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  6. Just my two cents worth, looking at google maps the adjacent Smoke Creek Desert may be an acceptable alternative? Yes I know of the closure order for Smoke Creek in 2011 but that wasn’t for Burning Man. It is BLM land and in Washoe County which in my understanding is a lot more friendly to Burning Man than Pershing is and the area seems large enough to hold such event.

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  9. People continue to ignore that the Bmorg is a for-profit enterprise. It looks and acts like a non-profit but it is not. It releases an anual financial statement that is a joke to anyone with even modest accounting skills. 6 people are sitting on a cash cow and have complete secrecy over what they do with literally millions of dollars. Do you trust them? Trusting anyone with that kind of cash in secrecy is a fools game. Try asking how much money is in the bank? Reporters have actually had access to the Bmorg refused becasue they would not sign a non-disclosure form WRT financial issues at BM. The 6 will divvy up the pot the day before BM goes non profit and no one will ever know how much money they walked away with.

    Have they earned the right to a payday? Sure! They have devoted their lives to this cause. But why keep it secret? The only viable reason is that the sums of money involved are much larger than the general BM populace would find reasonable.

    Nex, try asking what their total compensation package is for any recent year. This is yet another never-discussed secret.

    The list goes on.

    But the point is that as the change to non profit status approaches the motivations of the 6 have become increasingly focused on their treasure hoard. And like any dragon they cannot see the bigger world any longer.

    Don’t expect any significant change until after the dragons leave with their treasure.

    • well said. too many people get angry when someone asks for transparent finances from a place that lists decommodification as part of its ten suggested practices

  10. You may not be aware of the lawsuits that Pershing County filed against Burning Man last summer? (or maybe Burning Man filed a suit over excessive fees and then the county counter-filed a suit). Anyway, you should look into those. Basically, at this point, the federal nexus is probably the only thing that is keeping Burning Man in Nevada, and really only because they make the money to jump through the federal permitting hoops that are necessary to use “our public land”. Burning Man guarantees its existence (to the extent that it can) by also paying fees and donation to the THREE counties that have their hands out (one county because they are located there, the other two because they have made unilateral decisions that their police forces are necessary for the security of the event). If BM were to be held on private land, it would be entirely up to the county in which the land is located for permits. And if it’s Pershing County (or probably any other county in Nevada), say goodbye to all that. As Maggiemayday pointed out, BLM was able to scare the Las Vegas regionals away by imposing huge fees (and some good ol’ fashioned harrassment, too), because they didn’t want “another Burning Man” in Nevada. She’s also got some really good points about logistics. Also, Burning Man currently exists on the playa more because of established relationships. If they approached the BLM de novo in 2014 (as you’re suggesting they do for the Ivanpah site) and said “we’d like to put a 60,000 person event at the end of a long and dangerous two-way road, it would probably be denied just on that basis.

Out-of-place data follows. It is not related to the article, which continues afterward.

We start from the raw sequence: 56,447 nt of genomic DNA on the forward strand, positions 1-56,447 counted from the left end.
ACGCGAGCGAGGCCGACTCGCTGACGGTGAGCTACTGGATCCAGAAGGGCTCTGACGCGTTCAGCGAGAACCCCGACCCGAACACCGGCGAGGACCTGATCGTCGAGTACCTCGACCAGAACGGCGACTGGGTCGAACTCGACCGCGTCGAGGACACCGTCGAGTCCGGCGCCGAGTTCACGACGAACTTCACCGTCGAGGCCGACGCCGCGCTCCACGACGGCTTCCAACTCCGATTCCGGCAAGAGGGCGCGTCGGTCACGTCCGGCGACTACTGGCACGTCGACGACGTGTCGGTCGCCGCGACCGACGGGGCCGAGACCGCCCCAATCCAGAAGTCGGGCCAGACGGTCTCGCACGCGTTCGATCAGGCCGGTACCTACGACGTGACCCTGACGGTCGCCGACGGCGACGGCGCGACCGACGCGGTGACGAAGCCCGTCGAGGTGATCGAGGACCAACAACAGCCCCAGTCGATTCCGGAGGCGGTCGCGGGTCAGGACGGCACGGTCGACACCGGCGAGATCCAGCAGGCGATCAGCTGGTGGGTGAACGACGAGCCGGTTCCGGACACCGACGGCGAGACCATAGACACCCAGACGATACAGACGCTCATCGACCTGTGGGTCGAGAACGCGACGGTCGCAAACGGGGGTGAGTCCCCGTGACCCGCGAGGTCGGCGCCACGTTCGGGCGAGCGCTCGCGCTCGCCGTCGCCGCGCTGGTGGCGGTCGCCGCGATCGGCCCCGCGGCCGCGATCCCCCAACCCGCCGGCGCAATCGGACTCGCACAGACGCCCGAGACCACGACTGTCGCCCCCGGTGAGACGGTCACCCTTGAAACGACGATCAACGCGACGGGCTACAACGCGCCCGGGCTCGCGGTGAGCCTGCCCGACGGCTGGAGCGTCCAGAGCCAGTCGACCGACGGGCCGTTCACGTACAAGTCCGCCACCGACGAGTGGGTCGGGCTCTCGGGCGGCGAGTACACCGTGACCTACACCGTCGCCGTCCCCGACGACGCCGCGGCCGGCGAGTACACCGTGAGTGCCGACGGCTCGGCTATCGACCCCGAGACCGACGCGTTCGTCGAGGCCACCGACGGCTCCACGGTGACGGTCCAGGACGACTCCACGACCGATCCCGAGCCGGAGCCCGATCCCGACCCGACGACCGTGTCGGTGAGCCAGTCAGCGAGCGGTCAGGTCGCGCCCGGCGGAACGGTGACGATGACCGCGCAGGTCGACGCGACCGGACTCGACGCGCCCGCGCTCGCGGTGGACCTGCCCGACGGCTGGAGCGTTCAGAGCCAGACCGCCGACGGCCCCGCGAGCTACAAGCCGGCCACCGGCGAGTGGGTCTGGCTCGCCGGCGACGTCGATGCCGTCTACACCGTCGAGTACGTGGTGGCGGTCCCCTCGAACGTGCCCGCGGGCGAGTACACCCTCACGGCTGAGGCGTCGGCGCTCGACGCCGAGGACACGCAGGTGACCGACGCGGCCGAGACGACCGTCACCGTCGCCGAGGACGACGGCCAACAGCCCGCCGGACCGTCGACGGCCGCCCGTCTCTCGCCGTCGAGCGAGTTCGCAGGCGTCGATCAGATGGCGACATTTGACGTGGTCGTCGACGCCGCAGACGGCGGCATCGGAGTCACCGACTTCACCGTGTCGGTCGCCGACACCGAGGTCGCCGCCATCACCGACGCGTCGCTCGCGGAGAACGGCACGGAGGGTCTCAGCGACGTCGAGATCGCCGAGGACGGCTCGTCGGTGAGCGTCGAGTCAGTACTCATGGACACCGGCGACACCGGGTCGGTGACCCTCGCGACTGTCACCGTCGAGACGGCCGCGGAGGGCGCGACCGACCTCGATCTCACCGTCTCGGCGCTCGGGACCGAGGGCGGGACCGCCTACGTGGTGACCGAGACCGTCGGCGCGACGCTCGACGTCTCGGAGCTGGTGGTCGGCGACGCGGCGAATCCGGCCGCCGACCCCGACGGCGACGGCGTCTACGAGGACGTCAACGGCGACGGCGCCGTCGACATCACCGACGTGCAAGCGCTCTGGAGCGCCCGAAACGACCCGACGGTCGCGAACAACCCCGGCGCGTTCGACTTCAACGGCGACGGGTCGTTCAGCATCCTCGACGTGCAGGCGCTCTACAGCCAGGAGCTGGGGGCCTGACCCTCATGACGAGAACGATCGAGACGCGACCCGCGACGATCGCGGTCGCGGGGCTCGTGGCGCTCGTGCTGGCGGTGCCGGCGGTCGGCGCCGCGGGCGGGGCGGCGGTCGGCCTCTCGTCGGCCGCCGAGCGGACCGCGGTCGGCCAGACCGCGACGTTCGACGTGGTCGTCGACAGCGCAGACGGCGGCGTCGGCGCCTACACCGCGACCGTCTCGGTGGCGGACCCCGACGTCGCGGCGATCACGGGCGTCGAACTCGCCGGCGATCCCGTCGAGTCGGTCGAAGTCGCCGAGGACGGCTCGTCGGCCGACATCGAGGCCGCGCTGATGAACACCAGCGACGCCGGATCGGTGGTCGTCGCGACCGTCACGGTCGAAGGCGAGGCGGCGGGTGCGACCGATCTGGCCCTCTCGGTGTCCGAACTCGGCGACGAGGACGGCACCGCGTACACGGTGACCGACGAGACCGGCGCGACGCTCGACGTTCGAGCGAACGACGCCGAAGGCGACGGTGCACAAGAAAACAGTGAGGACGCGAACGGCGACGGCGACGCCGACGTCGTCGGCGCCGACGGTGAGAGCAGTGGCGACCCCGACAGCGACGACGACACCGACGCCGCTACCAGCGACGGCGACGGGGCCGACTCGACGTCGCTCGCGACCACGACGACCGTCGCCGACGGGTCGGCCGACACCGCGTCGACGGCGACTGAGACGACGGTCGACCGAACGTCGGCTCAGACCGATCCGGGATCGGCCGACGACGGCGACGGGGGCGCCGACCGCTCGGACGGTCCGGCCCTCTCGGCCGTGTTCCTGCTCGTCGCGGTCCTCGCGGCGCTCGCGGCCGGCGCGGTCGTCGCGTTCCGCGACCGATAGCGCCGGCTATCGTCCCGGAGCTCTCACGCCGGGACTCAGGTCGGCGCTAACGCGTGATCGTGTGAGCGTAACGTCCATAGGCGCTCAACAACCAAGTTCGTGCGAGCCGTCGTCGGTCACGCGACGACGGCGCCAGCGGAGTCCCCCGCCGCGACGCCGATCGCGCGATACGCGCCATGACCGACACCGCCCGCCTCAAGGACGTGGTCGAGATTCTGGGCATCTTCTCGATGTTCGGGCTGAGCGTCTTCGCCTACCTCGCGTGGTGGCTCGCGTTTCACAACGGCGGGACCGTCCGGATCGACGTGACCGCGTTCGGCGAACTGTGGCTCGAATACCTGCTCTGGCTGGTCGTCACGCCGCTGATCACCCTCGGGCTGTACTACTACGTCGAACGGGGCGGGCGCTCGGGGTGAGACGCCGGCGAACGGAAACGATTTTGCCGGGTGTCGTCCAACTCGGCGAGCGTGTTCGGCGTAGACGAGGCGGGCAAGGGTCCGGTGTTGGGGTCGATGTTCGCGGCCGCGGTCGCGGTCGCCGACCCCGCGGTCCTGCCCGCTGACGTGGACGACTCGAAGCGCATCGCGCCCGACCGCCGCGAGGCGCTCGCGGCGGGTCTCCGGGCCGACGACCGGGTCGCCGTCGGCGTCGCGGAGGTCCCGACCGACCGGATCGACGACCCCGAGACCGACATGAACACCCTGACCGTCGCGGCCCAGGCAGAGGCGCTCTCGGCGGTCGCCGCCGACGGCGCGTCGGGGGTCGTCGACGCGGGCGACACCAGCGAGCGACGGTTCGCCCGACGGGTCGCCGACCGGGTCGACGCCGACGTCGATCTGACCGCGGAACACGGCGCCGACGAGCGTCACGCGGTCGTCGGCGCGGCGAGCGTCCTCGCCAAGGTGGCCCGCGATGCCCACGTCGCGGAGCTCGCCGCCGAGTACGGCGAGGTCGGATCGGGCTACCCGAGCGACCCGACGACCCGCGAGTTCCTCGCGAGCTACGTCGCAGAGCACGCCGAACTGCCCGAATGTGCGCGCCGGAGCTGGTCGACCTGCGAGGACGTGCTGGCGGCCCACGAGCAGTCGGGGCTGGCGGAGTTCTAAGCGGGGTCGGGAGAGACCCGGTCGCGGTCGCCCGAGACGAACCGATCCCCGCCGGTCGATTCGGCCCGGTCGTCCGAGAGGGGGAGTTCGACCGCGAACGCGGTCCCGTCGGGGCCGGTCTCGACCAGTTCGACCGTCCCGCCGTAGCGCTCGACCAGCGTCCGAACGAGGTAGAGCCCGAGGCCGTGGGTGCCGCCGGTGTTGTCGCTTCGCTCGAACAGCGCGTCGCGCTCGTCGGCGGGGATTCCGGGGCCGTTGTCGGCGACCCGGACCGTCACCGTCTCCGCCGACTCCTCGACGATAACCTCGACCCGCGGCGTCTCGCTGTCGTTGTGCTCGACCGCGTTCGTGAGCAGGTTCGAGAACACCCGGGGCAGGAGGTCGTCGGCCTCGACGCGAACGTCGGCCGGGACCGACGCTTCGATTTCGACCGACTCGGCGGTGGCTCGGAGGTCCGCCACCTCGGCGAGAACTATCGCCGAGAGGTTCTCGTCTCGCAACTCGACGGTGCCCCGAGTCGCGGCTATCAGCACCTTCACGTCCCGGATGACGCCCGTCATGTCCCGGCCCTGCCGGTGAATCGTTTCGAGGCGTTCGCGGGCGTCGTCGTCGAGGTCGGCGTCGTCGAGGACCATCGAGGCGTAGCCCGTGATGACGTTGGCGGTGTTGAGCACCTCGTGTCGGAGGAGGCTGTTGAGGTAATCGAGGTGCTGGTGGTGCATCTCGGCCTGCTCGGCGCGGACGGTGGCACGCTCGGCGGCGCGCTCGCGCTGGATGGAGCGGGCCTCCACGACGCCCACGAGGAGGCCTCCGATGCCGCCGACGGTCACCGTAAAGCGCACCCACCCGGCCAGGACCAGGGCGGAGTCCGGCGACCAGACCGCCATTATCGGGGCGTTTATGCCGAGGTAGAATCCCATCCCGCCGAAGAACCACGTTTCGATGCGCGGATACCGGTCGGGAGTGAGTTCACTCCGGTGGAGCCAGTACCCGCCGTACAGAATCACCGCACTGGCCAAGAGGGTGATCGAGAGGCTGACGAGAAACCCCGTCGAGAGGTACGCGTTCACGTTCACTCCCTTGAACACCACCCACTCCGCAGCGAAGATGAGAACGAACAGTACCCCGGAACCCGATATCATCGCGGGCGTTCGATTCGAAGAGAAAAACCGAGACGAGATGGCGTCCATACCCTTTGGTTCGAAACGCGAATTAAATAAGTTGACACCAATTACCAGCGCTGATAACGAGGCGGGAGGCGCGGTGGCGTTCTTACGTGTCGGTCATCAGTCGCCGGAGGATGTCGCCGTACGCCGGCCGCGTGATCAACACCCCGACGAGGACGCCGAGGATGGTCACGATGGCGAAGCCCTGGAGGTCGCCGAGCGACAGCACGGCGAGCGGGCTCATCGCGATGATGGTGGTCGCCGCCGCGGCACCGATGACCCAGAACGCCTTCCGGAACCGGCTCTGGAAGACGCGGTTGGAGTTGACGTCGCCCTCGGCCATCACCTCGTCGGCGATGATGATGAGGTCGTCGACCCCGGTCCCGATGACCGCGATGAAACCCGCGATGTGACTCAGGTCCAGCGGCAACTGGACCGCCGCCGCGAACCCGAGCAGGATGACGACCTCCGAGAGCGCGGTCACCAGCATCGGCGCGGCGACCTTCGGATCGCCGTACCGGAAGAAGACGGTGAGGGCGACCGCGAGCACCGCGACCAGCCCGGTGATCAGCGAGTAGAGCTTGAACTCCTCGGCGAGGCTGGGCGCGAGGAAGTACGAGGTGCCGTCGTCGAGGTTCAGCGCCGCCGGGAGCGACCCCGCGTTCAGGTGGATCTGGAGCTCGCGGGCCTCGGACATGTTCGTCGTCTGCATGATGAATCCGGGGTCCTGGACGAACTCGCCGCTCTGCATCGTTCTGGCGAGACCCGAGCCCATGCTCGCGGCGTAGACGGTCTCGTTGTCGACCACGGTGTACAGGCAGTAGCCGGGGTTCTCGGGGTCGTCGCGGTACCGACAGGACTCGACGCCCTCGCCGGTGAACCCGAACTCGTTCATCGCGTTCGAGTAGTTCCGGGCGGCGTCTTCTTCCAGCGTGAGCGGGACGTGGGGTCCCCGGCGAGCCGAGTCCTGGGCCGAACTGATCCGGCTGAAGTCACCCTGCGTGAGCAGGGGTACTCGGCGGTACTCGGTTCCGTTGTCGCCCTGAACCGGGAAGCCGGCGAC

You raise good points, and it’s a valid discussion, but you might want to do a bit more research about the county laws you’re assuming would be used to permit the event.

    • Thank you for your comments.

      Of course I’m aware of Pershing County’s lawsuits. You’ve made the mistake of thinking that I am suggesting we move to Ivanpah, when I’ve done no such thing. Personally I think Ivanpah would be a terrible place to have Burning Man, but it’s newsworthy that a State senator suggested it, and shows that our value as an economic bloc has made an impact on the Powers That Be. Off the top of my head, though, I can think of four or five good reasons why BRC at Ivanpah Dry Lake Bed would be a total disaster.

      • OK, I see your point. I thought you were advocating for a move to private land in your piece, and *my* point was that would probably be a worse plan than dealing with the public land issues. I like the dusty playa just fine, and really I can’t think of a place where that many people can go year after year and have such a minimal and restorable impact (note I didn’t say “no” impact).

      • I am advocating a move to *somewhere* else, yes. With all the problems presented by moving to any of the current candidates (not that Senator Parks’ suggesting a site makes it a candidate), I’d say it absolutely has to be somewhere nobody has suggested yet.

        If we recognize what a prize we are for local governments, we should be able to negotiate some kind of deal that is advantageous to everyone involved. It seems to me, though, that minimizing the number of agencies we have to deal with is key. I don’t know where we go for that. . . maybe we should start our own permanent town somewhere, and have Burning Man in the city limits?